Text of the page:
UX Principles: Constraints, Discoverability, Feedback, and More

Desktop computer, laptop computer, smart phone, and tablet on a desk

As the field of user experience continues to expand, it’s important to be cognizant of the main principles that build the foundation for human-computer interaction. Design isn’t solely based in the realm of computers and mobile phones; it can occur, as UX legend Don Norman would say, in the design of everyday things. 

We’ll take a look at the different design principles laid out by Don Norman: constraints, discoverability, feedback, visibility, mapping, consistency, and affordances. A lot of these things you’ll recognize instantly, and not realize that it represents an aspect of human-computer interaction. All of these principles aid in the usability of a system, and dictates a user’s interaction with an object. They are designed for humans and any challenges that may arise as a result, hence the term, human-centered design.

Constraint

What is a constraint? It’s an aspect of the design that constrains, or restricts, a user from performing a certain action. A visual metaphor would be like a jail cell - people can still move around and interact, but they are confined to a certain area under certain parameters. Constraints in the design sense limit the number of choices a user can choose to act upon. They can be broken down into four categories: physical, cultural, logical, and semantic. In the image below, certain actions are grayed out to indicate that they aren’t accessible to the user at that particular moment.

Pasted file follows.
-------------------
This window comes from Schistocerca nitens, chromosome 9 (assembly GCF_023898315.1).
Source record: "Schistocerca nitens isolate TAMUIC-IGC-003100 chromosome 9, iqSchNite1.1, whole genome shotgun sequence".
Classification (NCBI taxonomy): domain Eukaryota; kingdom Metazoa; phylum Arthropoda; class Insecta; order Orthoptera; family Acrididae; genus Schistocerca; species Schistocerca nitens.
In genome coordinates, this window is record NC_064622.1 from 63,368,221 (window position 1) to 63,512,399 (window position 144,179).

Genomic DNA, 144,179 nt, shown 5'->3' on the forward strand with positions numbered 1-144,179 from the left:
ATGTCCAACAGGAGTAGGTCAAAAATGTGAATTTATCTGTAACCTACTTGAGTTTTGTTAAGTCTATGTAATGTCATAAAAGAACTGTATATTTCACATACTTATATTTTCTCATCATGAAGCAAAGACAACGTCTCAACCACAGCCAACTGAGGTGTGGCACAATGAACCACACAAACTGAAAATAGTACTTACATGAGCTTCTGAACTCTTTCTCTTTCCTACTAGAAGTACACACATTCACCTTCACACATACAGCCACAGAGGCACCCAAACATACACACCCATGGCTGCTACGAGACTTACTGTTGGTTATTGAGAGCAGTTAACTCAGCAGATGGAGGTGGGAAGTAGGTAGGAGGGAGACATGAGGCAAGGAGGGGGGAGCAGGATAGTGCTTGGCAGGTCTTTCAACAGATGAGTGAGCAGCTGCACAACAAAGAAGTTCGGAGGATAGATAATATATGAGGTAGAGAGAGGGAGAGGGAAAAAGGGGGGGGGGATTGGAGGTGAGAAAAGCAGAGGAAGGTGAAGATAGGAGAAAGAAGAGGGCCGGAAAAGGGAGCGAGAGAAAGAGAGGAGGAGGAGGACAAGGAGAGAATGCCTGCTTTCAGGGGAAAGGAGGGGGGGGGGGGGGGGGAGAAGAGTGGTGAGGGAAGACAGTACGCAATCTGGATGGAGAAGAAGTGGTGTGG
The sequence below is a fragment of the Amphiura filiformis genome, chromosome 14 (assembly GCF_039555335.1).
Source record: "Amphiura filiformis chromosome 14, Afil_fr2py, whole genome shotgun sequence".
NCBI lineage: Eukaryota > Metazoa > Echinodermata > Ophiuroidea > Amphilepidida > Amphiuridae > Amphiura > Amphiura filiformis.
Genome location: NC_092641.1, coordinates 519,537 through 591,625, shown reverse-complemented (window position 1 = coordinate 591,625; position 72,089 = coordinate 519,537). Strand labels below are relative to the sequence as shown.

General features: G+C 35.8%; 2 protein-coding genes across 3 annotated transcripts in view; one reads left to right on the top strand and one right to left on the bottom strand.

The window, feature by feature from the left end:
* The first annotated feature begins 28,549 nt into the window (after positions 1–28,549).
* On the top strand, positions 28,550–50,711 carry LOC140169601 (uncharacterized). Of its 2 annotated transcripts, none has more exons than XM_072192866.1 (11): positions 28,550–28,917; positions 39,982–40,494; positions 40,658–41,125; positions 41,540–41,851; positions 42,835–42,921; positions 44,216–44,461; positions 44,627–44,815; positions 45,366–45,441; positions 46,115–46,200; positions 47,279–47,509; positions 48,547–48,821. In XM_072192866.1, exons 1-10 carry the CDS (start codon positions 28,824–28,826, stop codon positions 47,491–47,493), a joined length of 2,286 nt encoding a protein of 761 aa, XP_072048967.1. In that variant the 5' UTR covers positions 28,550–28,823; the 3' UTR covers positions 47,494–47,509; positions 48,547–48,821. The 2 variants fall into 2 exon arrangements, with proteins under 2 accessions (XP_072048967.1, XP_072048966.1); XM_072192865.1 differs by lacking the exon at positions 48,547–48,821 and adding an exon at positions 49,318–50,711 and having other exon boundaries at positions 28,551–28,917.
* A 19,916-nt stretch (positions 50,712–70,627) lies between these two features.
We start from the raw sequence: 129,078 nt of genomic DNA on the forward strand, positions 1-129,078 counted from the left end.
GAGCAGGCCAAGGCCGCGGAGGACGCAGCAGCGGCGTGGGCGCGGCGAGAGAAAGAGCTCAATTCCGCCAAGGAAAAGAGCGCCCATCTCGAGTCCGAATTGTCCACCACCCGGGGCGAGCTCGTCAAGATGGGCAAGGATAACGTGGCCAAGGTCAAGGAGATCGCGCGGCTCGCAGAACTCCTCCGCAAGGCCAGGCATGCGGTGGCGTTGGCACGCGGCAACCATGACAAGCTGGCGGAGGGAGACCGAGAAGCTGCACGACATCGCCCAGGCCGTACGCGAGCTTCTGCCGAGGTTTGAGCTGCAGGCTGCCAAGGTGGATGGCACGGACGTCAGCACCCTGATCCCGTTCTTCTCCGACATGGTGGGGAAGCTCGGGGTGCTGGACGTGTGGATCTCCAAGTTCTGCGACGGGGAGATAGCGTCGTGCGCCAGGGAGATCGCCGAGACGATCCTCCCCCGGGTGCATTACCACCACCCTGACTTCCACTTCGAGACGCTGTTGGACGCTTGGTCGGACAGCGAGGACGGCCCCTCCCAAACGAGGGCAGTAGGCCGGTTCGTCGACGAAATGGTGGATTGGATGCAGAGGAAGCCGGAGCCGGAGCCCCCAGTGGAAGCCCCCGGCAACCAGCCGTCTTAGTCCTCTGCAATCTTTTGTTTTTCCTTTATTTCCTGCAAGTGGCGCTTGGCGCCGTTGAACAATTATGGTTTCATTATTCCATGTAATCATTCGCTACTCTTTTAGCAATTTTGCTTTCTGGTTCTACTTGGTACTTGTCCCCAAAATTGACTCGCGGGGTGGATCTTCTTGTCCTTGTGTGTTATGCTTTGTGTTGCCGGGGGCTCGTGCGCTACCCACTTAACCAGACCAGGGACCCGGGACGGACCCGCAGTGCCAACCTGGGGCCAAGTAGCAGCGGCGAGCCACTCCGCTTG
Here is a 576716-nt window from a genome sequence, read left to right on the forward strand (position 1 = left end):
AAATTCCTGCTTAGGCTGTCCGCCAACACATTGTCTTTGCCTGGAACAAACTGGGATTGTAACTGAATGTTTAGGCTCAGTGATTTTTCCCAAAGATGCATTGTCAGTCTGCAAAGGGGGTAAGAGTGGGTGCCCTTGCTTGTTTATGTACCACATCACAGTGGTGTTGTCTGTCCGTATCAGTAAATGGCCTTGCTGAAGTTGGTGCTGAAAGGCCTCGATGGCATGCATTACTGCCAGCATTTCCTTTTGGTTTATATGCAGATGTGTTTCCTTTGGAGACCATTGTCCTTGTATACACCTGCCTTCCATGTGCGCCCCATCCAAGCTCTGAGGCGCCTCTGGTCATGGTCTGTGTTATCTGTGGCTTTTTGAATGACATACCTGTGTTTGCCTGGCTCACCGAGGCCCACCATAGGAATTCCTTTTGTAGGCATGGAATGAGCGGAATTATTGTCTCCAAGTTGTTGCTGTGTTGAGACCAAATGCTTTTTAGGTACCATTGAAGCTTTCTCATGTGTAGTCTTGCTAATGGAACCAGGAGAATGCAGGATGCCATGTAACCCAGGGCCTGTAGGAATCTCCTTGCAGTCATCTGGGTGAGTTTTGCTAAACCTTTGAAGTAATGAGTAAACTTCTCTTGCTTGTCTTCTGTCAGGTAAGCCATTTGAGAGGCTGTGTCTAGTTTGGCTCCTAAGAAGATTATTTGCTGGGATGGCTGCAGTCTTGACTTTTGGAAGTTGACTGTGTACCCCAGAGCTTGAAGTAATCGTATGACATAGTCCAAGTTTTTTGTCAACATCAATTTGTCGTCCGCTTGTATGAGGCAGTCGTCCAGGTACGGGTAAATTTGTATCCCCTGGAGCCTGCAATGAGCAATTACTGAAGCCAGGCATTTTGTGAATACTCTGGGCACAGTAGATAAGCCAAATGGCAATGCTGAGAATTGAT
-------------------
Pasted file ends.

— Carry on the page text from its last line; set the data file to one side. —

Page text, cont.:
As a designer, whether that be for a website or an app or a product, it’s always important to give people constraints. Against all odds - people will eventually do things you didn’t intend for them to do, or things you never imagined happening. It’s important to give limitations as a precautionary step to safeguard against such possibilities. 

Options with greyed out constraints

Discoverability

Discoverability, much like how the word sounds, means the ability of something to be discoverable; it’s the ease that users can find their way around a system and locate certain features. If some things are hard to discover on an interface or the user is easily lost, it may mean that the user flow and information architecture should be reevaluated.

Design shouldn’t feel like you’re driving down the highway with no exit signs; it should feel like you have all the signs and maps at your disposal and a top-of-the-line GPS on your dashboard. All the necessary information should be laid out for you. The map shouldn’t be hidden in the middle console or stored in a bag under some old trash making it hard to find when you really need it. When you can discover everything you need easily and effectively, you no longer have to worry about knowing which exit to take.

In the same vein, it should be discoverable, but not cluttered. It’s important to make a distinction between the two. Everything should be discoverable, and intuitively navigable to find the piece of information you’re looking for. Approaching projects with this sort of mindset is crucial, especially when looking at the design of menu navigation on websites. Good information hierarchy and architecture is crucial to make discoverability easy for users.